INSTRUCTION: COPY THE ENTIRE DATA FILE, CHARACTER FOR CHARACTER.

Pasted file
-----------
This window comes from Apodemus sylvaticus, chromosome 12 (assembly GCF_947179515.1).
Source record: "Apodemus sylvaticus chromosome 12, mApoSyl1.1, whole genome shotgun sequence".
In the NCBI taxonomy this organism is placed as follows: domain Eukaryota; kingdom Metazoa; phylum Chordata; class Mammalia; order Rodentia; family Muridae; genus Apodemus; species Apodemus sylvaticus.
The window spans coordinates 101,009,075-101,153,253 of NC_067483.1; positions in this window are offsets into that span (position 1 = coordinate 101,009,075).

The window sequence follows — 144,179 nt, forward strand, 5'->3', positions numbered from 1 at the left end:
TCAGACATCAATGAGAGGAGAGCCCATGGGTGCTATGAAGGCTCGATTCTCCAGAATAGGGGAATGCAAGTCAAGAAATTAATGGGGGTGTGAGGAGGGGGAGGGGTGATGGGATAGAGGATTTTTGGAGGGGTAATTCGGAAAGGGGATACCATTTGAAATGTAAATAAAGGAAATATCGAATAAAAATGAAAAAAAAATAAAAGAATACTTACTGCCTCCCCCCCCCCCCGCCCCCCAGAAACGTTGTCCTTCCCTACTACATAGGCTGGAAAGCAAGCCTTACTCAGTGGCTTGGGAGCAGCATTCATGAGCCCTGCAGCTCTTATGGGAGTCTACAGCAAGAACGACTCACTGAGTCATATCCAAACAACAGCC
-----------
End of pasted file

This window comes from Apodemus sylvaticus, chromosome 12 (assembly GCF_947179515.1).
Source record: "Apodemus sylvaticus chromosome 12, mApoSyl1.1, whole genome shotgun sequence".
In the NCBI taxonomy this organism is placed as follows: domain Eukaryota; kingdom Metazoa; phylum Chordata; class Mammalia; order Rodentia; family Muridae; genus Apodemus; species Apodemus sylvaticus.
The window spans coordinates 101,009,075-101,153,253 of NC_067483.1; positions in this window are offsets into that span (position 1 = coordinate 101,009,075).

The window sequence follows — 144,179 nt, forward strand, 5'->3', positions numbered from 1 at the left end:
TCAGACATCAATGAGAGGAGAGCCCATGGGTGCTATGAAGGCTCGATTCTCCAGAATAGGGGAATGCAAGTCAAGAAATTAATGGGGGTGTGAGGAGGGGGAGGGGTGATGGGATAGAGGATTTTTGGAGGGGTAATTCGGAAAGGGGATACCATTTGAAATGTAAATAAAGGAAATATCGAATAAAAATGAAAAAAAAATAAAAGAATACTTACTGCCTCCCCCCCCCCCCGCCCCCCAGAAACGTTGTCCTTCCCTACTACATAGGCTGGAAAGCAAGCCTTACTCAGTGGCTTGGGAGCAGCATTCATGAGCCCTGCAGCTCTTATGGGAGTCTACAGCAAGAACGACTCACTGAGTCATATCCAAACAACAGCC